Apollo, JK Tyre pondering rubber plantation investments
Existing speculation on Apollo Tyres’ intention to branch into the natural rubber segment has been boosted by an article in India’s Business Standard newspaper. This suggests that both Apollo and JK Tyre may be in the business for plantations in Southeast Asia. The two tyre makers’ dependence, along with their competitors, upon ever more expensive spot market purchases has locked them into a situation where external factors determine the price they must charge for their products; the attractiveness of eliminating reliance upon the fickle natural rubber market is therefore very easy to understand.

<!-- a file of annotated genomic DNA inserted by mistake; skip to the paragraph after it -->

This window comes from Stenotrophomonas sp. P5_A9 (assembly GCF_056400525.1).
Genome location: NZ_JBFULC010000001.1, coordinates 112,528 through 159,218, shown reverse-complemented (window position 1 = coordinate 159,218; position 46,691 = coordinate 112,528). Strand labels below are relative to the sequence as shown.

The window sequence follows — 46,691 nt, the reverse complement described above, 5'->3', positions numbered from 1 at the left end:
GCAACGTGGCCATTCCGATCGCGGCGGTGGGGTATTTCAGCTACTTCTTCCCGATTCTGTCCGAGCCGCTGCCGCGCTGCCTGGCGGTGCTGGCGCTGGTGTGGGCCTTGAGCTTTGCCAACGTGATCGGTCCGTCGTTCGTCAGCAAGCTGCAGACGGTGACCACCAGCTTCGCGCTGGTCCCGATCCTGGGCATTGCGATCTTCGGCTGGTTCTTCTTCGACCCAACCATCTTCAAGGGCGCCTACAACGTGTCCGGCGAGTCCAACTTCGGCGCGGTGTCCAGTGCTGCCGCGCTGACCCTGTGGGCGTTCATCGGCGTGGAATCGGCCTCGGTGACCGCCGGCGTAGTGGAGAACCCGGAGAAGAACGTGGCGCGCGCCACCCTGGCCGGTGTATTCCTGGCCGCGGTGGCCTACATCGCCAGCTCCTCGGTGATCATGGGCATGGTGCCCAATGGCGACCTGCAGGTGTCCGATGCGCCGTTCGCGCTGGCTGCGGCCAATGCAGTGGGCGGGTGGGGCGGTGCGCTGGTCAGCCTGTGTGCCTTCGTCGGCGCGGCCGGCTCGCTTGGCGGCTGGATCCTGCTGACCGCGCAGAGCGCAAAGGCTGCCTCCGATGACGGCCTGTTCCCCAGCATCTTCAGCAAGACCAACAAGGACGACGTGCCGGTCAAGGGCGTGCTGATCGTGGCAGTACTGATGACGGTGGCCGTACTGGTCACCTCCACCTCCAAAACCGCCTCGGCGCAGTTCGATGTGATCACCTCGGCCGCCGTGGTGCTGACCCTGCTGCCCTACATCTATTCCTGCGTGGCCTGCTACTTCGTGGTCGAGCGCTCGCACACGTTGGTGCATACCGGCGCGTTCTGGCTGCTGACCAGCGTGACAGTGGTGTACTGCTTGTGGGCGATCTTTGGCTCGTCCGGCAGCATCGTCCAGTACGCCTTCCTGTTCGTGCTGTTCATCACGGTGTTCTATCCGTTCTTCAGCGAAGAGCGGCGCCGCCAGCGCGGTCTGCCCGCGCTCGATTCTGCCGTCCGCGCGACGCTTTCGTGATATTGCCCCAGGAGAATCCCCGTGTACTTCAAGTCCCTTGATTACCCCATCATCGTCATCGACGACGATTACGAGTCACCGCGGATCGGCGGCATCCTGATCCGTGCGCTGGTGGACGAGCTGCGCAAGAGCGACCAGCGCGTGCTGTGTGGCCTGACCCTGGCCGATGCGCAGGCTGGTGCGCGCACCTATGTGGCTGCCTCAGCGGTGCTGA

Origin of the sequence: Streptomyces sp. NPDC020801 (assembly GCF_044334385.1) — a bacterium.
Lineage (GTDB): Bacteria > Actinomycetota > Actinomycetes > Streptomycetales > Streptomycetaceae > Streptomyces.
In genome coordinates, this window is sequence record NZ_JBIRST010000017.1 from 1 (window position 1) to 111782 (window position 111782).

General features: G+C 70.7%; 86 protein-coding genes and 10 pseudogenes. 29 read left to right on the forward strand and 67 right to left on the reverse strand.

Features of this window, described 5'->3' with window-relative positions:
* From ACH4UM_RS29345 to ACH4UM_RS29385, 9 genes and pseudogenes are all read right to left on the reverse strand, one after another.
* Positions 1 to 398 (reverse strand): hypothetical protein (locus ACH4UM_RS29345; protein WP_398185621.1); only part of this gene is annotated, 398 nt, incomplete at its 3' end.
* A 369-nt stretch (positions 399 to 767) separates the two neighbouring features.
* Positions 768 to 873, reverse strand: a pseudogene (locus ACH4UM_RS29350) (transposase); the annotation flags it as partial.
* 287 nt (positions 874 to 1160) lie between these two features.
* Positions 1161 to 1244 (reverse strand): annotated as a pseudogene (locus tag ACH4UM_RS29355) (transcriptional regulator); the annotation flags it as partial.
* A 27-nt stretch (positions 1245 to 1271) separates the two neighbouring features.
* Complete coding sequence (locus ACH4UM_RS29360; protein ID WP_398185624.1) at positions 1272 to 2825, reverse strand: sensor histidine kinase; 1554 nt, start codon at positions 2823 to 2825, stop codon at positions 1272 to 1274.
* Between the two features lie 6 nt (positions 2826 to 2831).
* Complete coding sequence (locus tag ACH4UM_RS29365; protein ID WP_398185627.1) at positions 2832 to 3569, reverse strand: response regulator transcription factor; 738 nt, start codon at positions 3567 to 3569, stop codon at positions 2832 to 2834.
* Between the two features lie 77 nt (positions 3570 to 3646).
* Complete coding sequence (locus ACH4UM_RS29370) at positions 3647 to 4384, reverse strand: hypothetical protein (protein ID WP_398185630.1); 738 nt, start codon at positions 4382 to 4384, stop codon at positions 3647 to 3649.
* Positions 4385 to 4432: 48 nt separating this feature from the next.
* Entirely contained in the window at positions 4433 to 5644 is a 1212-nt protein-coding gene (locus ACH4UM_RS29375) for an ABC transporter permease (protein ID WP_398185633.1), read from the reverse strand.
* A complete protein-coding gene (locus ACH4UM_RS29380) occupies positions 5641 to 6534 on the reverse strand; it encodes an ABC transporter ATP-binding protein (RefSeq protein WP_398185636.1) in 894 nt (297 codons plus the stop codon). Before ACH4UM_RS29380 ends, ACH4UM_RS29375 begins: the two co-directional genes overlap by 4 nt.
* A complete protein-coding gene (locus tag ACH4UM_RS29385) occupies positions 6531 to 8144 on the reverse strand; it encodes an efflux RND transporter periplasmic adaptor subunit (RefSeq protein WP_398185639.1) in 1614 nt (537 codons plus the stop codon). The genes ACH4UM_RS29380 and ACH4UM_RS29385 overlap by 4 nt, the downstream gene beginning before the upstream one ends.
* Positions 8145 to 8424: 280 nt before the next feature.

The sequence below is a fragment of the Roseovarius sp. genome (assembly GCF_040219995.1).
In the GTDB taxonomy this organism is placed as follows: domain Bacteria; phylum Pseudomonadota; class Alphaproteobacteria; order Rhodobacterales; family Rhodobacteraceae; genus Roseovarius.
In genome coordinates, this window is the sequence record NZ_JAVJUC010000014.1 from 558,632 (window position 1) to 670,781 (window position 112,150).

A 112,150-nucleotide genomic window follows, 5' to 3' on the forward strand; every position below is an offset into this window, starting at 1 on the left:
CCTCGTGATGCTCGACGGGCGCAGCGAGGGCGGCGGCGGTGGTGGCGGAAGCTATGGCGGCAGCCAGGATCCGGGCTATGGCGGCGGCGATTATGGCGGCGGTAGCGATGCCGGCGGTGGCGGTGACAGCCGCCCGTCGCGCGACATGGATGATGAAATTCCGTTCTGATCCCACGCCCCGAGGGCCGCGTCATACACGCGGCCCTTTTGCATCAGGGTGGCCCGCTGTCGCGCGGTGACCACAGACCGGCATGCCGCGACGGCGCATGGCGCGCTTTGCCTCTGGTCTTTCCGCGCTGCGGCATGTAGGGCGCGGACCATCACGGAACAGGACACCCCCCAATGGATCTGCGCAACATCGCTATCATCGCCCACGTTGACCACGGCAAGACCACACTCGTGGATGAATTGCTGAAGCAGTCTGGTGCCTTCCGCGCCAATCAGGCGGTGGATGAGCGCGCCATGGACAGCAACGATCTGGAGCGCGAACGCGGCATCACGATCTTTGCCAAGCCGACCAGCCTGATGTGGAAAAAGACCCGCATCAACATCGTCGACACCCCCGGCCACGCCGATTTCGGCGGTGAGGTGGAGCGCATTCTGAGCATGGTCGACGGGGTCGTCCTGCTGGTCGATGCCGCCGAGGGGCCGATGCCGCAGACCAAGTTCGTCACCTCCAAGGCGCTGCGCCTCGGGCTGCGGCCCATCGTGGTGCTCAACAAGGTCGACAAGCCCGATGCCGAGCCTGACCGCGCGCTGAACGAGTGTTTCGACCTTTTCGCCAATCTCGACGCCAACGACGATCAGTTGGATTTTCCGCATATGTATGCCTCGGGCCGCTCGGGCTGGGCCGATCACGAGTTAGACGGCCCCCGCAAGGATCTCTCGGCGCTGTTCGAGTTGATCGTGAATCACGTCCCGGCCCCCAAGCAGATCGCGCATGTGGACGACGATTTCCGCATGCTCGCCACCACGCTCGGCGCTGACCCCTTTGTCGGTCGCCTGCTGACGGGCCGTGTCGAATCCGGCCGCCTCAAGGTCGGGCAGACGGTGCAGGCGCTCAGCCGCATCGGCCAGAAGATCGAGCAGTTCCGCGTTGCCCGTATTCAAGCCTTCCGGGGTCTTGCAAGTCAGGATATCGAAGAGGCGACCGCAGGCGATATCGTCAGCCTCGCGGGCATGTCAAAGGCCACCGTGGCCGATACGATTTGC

“As far as buying rubber plantations, or for that matter any kind of backward integration is concerned, we are always open to possibilities depending upon the need of the hour,” Apollo Tyres managing director Neeraj Kanwar told the Business Standard. “Most importantly, a move like this needs to be a strategic fit with our business and long-term goals.”
For competitor JK Tyre, a firm decision seems to be even closer: “Yes, JK Tyre is seriously considering buying rubber plantations in South-East Asia,” stated Raghupati Singhania, vice-president and managing director of JK Tyre & Industries. “Availability of plantation in India is rather difficult, hence it makes sense to look at alternatives. South-East Asian countries are mostly manufacturers or traders and hence buying land is cheaper there.”
Commenting on the two companies’ potential branching out, the Business Standard notes that during the last two years the price of natural rubber has increased 198 per cent to Rs 210,550 (£2.93) per kilogram.